From the latest stats, it looks like the days of shrinking payroll budgets may be behind us.
Company spending on employee compensation appears to be flattening out, according to the most recent stats from the Bureau of Labor Statistics (BLS).
Private industry spent $27.42 per hour worked on average for total employee comp in December. That figure hasn’t moved since June 2009 (the last time the BLS collected comp data).
In December, wages and salaries averaged $19.41 per hour worked and accounted for 70.8% of those costs, while benefits averaged $8 and accounted for the remaining 29.2%.
Again, that breakdown is nearly identical to what it was six months earlier.
Look deeper into the private industry numbers and you’ll see:
- private industry employer costs for paid leave averaged $1.86 per hour worked (6.8% of total comp)
- supplemental pay averaged 82 cents (3%)
- insurance benefits (life, health and disability) averaged $2.15 (7.8%)
- retirement and savings averaged 92 cents (3.4%), and
- legally required benefits (Social Security, Medicare, unemployment insurance, and workers’ compensation) averaged $2.25 (8.2%).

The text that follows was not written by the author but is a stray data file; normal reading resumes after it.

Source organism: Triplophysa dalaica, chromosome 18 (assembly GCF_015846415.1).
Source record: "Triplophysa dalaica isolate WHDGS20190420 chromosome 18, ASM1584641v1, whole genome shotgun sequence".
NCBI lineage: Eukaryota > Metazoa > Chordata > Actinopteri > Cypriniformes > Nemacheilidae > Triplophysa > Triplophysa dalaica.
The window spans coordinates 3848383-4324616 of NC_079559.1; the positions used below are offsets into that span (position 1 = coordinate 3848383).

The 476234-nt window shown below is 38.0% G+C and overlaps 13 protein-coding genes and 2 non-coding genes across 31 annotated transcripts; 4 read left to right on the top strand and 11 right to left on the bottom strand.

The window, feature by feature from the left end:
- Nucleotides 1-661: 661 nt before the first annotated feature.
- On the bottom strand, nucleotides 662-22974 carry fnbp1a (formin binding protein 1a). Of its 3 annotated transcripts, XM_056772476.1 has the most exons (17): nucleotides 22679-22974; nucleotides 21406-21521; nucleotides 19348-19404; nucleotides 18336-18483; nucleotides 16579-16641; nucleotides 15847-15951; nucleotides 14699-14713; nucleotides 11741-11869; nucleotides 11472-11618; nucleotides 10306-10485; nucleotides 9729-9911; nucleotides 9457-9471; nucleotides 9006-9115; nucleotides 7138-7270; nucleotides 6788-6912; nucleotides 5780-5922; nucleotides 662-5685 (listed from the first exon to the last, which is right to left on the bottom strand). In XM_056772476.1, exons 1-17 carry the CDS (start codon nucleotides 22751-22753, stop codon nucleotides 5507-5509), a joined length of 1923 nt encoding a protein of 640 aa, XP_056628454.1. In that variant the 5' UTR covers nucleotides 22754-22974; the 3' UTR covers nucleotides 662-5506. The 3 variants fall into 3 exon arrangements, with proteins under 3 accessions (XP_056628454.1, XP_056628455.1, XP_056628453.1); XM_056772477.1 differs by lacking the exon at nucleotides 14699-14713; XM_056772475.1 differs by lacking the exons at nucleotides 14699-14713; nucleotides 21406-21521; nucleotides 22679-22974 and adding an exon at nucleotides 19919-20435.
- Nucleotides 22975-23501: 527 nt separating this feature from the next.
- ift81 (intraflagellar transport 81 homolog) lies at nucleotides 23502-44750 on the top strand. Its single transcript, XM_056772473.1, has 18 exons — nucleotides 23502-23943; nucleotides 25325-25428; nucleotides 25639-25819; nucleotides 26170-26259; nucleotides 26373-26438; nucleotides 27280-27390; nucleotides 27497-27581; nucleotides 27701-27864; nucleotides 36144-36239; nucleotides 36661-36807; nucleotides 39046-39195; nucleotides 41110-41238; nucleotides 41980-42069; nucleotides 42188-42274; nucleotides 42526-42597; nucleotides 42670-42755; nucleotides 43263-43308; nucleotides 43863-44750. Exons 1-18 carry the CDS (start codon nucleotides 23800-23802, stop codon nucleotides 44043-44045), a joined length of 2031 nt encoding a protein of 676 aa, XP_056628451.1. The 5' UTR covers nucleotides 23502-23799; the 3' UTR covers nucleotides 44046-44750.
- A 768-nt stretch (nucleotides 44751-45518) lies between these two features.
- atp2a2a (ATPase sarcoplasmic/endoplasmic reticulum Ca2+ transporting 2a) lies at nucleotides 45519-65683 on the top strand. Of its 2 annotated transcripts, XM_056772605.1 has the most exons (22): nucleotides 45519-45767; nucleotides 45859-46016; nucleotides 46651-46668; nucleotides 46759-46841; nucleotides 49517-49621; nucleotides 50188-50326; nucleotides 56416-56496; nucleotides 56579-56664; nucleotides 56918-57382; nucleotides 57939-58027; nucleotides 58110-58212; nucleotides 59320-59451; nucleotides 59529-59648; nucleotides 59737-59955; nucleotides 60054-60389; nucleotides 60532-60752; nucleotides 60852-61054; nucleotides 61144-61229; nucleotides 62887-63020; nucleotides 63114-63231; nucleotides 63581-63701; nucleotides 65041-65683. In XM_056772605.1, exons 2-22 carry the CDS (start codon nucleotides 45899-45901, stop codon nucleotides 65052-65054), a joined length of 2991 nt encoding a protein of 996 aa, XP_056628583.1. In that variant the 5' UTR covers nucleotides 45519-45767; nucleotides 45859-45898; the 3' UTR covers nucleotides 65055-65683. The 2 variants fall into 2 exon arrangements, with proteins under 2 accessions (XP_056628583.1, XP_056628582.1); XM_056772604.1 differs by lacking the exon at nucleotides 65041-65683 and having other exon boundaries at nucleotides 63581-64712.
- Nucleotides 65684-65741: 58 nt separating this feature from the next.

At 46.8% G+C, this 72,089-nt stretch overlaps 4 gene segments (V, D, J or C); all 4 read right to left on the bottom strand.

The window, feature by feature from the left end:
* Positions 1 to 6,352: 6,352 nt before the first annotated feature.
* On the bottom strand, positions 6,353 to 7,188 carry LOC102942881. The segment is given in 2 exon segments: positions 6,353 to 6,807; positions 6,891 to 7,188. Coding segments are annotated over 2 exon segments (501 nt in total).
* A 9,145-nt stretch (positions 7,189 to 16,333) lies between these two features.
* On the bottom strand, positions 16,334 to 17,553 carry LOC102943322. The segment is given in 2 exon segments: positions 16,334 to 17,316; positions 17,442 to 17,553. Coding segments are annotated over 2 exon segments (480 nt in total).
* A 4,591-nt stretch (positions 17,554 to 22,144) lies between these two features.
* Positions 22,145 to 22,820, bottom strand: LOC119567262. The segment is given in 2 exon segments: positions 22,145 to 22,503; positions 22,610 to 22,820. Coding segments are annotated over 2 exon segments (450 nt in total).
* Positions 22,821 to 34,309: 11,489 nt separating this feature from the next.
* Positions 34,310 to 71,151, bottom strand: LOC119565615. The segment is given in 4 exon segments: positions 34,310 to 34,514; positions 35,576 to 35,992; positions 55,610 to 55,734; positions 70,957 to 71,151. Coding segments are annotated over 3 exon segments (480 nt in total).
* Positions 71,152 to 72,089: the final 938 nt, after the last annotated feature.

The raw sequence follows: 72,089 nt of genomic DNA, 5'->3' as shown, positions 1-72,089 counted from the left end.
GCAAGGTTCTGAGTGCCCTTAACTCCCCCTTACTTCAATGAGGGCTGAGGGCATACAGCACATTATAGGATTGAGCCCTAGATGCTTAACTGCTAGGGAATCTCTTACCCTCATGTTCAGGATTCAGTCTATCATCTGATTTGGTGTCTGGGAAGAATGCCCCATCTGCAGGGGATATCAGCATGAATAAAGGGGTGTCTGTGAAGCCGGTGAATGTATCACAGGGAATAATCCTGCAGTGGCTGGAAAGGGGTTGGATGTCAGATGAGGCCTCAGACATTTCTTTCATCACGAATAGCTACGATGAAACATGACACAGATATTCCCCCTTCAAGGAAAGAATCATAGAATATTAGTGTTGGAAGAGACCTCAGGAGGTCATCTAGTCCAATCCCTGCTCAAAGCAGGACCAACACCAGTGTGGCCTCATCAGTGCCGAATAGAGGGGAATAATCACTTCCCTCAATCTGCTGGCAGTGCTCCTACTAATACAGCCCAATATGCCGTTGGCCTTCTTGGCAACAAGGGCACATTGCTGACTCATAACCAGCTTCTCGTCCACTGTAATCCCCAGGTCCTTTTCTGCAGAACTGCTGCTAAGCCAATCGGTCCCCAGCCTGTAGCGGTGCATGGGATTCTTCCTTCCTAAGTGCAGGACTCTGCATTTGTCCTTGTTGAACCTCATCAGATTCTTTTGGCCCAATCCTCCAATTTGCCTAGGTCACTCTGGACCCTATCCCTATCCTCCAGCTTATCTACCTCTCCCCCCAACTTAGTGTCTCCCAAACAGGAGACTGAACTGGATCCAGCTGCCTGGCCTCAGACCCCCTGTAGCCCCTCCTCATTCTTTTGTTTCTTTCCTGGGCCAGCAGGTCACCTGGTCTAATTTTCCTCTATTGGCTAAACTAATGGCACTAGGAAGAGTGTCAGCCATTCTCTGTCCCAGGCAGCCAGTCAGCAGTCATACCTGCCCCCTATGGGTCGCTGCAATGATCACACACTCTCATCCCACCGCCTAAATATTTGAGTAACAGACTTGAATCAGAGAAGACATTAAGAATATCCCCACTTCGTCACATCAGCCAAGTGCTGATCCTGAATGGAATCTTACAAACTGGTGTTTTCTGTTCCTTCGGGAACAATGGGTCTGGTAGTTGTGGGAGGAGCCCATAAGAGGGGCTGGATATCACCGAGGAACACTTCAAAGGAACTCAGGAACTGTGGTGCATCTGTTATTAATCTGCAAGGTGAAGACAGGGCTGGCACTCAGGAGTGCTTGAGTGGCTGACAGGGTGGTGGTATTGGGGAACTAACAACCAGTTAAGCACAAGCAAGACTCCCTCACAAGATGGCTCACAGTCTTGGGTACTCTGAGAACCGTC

Government and total combined costs
Total comp costs for state and local government workers averaged $39.60 per hour worked.
And when you combine both groups — private industry and state and local government workers — employers paid an average of $29.37 per hour worked, according to the BLS.
For all employers (both private and government combined):
- insurance benefits averaged $2.54 per hour worked (8.7% of total comp)
- paid leave averaged $2.04 (6.9%)
- supplemental pay averaged 74 cents (2.5%)
- retirement and savings averaged $1.29 (4.4%),
- and legally required benefits averaged $2.27 (7.7%).